Toothing was originally a media hoax that claimed that Bluetooth-enabled mobile phones or PDAs were being used to arrange random sexual encounters.


It appears that toothing started around March 2004, in the form of a fake forum designed by Ste Curran, then Editor at Large at games magazine Edge, and ex-journalist Simon Byron. On April 4, 2005, the creators of the forum admitted that the whole thing was a hoax.The Triforce Blog Archives Toothing

In toothing, a Bluetooth device is used to "discover" other enabled devices within about 30 feet (10 meters), then send the expression toothing? as an initial greeting. In addition, or when sending of text messages via Bluetooth is not possible, the Bluetooth name of the phone can be set to toothing? or something else to indicate interest. Since the hoax, there have been real Bluetooth dating devices to hit the market.

Although created as a hoax, bluetoothing merged the very credible concepts of short-range wireless networking and desire for sexual partners. Recent news from more credible sources shows some evidence of real usage of Bluetooth for this purpose in (generally ) public places. Given the limited functionality and poor usability of standard Bluetooth implementations to support messaging, it is not surprising that wider usage of it would only arise in extreme dating situations. Bluetoothing is an example of localized social networking, which is becoming increasingly popular.

Similar hoaxes

A similar hoax was attempted in July of 2005. This hoax proposed a sexual practice called "greenlighting," in which men and women wore green shirts with the collars turned up, and had sexual relations with whoever turned the collars down. In truth, no such sexual practice has taken place on any notable scale. The hoax similarly involved posts to the blogosphere, and various sites that purported to coordinate and discuss among "greenlighters".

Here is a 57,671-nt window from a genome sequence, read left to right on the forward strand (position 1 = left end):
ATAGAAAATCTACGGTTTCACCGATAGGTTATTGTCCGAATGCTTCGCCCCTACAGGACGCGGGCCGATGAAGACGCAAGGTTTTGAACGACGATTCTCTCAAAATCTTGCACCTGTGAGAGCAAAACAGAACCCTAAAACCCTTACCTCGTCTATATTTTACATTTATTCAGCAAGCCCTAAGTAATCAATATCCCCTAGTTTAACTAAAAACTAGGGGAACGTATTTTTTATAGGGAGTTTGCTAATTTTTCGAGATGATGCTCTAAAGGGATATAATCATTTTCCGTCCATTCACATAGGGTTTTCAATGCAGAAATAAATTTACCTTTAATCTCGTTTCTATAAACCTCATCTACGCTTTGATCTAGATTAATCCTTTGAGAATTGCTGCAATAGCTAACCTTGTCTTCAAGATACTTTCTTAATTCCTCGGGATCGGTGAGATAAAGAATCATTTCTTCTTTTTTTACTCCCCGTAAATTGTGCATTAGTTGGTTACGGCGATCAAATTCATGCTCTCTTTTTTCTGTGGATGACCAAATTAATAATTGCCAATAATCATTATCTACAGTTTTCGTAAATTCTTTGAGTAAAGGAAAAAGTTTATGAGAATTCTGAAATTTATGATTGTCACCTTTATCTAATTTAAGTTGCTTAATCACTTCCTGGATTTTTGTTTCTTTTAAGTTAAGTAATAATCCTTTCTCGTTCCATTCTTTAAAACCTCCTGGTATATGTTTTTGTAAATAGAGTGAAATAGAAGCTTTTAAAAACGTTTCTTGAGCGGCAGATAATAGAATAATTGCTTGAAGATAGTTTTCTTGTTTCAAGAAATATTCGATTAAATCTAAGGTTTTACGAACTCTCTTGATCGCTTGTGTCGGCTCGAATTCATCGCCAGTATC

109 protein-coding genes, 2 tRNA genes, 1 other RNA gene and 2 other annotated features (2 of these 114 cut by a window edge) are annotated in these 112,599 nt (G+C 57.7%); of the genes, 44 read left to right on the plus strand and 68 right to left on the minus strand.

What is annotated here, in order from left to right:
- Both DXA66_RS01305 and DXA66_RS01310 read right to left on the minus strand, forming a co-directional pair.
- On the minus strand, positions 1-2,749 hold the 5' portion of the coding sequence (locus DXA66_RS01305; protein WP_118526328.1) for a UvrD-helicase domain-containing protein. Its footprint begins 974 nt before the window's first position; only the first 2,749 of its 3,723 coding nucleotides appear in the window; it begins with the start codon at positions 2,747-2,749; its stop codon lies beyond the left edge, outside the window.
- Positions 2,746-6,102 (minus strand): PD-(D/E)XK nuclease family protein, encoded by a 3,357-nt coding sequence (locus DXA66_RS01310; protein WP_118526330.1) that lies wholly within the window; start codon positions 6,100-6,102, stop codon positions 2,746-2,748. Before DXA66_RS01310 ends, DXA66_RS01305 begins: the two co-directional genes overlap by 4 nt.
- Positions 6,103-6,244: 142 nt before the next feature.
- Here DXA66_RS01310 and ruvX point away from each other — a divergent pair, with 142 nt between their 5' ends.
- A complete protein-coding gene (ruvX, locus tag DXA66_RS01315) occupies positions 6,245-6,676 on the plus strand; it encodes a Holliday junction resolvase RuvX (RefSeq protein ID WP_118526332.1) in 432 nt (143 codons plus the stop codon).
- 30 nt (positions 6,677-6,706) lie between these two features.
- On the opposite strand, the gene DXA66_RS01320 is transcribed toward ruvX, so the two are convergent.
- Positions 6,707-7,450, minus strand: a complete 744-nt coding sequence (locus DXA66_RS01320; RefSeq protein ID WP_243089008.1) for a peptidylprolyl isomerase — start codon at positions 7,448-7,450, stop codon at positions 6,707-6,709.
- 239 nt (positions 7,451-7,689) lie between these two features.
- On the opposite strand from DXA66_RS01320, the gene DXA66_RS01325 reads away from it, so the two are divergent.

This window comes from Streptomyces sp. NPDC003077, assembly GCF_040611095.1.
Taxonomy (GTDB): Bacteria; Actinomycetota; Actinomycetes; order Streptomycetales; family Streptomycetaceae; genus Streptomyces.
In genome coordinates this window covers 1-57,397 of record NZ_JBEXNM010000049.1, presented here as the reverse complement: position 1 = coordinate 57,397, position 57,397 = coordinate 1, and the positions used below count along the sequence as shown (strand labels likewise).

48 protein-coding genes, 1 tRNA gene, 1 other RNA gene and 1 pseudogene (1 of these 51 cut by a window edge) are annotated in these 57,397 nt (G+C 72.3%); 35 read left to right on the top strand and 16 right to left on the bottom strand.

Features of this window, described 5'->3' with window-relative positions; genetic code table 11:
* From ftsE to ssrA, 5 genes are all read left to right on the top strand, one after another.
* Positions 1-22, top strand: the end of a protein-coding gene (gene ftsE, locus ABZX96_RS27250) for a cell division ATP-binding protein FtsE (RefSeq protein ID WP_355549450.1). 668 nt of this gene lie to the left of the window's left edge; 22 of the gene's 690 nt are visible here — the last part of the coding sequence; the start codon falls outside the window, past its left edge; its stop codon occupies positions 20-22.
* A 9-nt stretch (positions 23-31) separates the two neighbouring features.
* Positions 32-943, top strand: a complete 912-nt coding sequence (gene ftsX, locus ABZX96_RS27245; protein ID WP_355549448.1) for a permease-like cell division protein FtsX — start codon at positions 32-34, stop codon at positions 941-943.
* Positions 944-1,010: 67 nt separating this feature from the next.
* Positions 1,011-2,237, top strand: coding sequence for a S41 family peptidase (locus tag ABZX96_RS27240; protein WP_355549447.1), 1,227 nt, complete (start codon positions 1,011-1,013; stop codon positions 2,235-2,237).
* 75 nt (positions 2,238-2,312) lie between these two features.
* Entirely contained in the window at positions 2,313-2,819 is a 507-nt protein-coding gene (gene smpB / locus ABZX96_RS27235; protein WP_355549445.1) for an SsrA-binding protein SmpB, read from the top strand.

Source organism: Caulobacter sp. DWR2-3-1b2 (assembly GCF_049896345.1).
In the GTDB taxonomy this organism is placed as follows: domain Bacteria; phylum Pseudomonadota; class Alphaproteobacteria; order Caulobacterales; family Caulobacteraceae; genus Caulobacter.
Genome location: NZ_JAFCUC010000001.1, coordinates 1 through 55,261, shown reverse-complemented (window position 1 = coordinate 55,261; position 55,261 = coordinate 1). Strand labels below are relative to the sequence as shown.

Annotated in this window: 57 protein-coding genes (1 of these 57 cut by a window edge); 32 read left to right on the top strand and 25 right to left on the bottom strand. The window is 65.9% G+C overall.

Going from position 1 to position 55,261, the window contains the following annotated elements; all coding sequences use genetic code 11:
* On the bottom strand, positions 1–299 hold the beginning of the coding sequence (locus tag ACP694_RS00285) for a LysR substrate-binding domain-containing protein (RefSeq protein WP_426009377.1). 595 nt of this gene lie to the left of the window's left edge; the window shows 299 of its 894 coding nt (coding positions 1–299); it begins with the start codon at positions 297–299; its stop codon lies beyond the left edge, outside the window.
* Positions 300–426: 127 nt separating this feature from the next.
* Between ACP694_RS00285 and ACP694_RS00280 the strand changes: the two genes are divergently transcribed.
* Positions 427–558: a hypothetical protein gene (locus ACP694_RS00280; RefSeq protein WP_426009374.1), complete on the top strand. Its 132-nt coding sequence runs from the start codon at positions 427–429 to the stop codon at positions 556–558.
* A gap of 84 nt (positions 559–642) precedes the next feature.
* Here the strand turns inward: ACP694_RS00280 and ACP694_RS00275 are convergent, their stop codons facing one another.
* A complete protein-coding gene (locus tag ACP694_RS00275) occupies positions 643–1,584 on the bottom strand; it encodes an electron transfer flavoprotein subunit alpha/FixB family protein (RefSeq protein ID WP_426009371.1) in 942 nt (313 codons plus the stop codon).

It was immediately speculated to be a hoax by many users at Metafilter, where the first external link to the forum was posted. The hoaxers abandoned their attempt on the morning of July 6 after information about the deception was posted to Wikipedia. The organizers of the attempted hoax later posted their "memoirs" on the site.

Concurrently with this, the journalist Cyrus Farivar, who had been among the bloggers casting suspicion on the hoax, found links from the Wookiefetish website in his referrer logs. He registered an account on the forum to access the messages and found proof that the site was a hoax, revealing it on his blog. Farivar later wrote a column about the hoax and his role in exposing it for Slate Magazine.


See also

External links

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This article is based on "Toothing" from the free encyclopedia Wikipedia ( It is licensed under the terms of the GNU Free Documentation Licencse. In the Wikipedia you can find a list of the authors by visiting the following address: